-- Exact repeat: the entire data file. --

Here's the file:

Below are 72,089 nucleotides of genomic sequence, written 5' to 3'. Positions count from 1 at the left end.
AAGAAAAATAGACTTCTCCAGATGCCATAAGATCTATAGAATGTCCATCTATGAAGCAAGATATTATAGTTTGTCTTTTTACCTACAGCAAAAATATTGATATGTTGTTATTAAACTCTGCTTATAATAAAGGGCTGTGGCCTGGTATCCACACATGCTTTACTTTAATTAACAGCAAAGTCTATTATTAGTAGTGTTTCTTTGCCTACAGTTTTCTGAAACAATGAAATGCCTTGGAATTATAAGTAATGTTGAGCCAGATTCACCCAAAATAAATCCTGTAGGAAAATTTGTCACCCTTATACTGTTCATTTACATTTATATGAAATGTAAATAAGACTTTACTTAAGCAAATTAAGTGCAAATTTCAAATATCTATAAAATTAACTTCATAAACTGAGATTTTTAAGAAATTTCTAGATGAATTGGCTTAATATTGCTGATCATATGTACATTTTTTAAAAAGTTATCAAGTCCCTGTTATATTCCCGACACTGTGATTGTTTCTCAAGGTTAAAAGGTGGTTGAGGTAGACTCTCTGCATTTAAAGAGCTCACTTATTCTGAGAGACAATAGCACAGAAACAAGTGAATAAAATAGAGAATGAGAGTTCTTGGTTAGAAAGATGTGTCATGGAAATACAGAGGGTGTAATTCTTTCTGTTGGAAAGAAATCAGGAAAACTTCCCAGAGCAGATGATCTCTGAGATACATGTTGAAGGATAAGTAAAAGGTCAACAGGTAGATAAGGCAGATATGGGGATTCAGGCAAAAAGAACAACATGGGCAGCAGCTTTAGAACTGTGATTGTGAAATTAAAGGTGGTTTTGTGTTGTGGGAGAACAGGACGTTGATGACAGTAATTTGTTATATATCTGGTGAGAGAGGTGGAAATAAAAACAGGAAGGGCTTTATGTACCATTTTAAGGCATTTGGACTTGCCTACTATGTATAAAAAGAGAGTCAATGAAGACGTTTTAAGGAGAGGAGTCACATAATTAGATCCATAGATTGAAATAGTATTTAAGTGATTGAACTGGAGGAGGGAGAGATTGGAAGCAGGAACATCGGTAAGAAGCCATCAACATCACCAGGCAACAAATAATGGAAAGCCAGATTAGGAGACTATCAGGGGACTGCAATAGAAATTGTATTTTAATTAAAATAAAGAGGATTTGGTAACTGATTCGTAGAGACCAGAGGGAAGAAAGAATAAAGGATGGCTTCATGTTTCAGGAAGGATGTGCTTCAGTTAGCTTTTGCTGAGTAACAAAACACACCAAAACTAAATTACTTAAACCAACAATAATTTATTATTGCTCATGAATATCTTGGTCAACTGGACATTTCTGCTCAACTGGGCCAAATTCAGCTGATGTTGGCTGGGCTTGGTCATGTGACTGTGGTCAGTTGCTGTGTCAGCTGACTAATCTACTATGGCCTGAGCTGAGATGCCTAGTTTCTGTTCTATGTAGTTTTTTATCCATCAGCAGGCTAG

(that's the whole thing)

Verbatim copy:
Below are 72,089 nucleotides of genomic sequence, written 5' to 3'. Positions count from 1 at the left end.
AAGAAAAATAGACTTCTCCAGATGCCATAAGATCTATAGAATGTCCATCTATGAAGCAAGATATTATAGTTTGTCTTTTTACCTACAGCAAAAATATTGATATGTTGTTATTAAACTCTGCTTATAATAAAGGGCTGTGGCCTGGTATCCACACATGCTTTACTTTAATTAACAGCAAAGTCTATTATTAGTAGTGTTTCTTTGCCTACAGTTTTCTGAAACAATGAAATGCCTTGGAATTATAAGTAATGTTGAGCCAGATTCACCCAAAATAAATCCTGTAGGAAAATTTGTCACCCTTATACTGTTCATTTACATTTATATGAAATGTAAATAAGACTTTACTTAAGCAAATTAAGTGCAAATTTCAAATATCTATAAAATTAACTTCATAAACTGAGATTTTTAAGAAATTTCTAGATGAATTGGCTTAATATTGCTGATCATATGTACATTTTTTAAAAAGTTATCAAGTCCCTGTTATATTCCCGACACTGTGATTGTTTCTCAAGGTTAAAAGGTGGTTGAGGTAGACTCTCTGCATTTAAAGAGCTCACTTATTCTGAGAGACAATAGCACAGAAACAAGTGAATAAAATAGAGAATGAGAGTTCTTGGTTAGAAAGATGTGTCATGGAAATACAGAGGGTGTAATTCTTTCTGTTGGAAAGAAATCAGGAAAACTTCCCAGAGCAGATGATCTCTGAGATACATGTTGAAGGATAAGTAAAAGGTCAACAGGTAGATAAGGCAGATATGGGGATTCAGGCAAAAAGAACAACATGGGCAGCAGCTTTAGAACTGTGATTGTGAAATTAAAGGTGGTTTTGTGTTGTGGGAGAACAGGACGTTGATGACAGTAATTTGTTATATATCTGGTGAGAGAGGTGGAAATAAAAACAGGAAGGGCTTTATGTACCATTTTAAGGCATTTGGACTTGCCTACTATGTATAAAAAGAGAGTCAATGAAGACGTTTTAAGGAGAGGAGTCACATAATTAGATCCATAGATTGAAATAGTATTTAAGTGATTGAACTGGAGGAGGGAGAGATTGGAAGCAGGAACATCGGTAAGAAGCCATCAACATCACCAGGCAACAAATAATGGAAAGCCAGATTAGGAGACTATCAGGGGACTGCAATAGAAATTGTATTTTAATTAAAATAAAGAGGATTTGGTAACTGATTCGTAGAGACCAGAGGGAAGAAAGAATAAAGGATGGCTTCATGTTTCAGGAAGGATGTGCTTCAGTTAGCTTTTGCTGAGTAACAAAACACACCAAAACTAAATTACTTAAACCAACAATAATTTATTATTGCTCATGAATATCTTGGTCAACTGGACATTTCTGCTCAACTGGGCCAAATTCAGCTGATGTTGGCTGGGCTTGGTCATGTGACTGTGGTCAGTTGCTGTGTCAGCTGACTAATCTACTATGGCCTGAGCTGAGATGCCTAGTTTCTGTTCTATGTAGTTTTTTATCCATCAGCAGGCTAG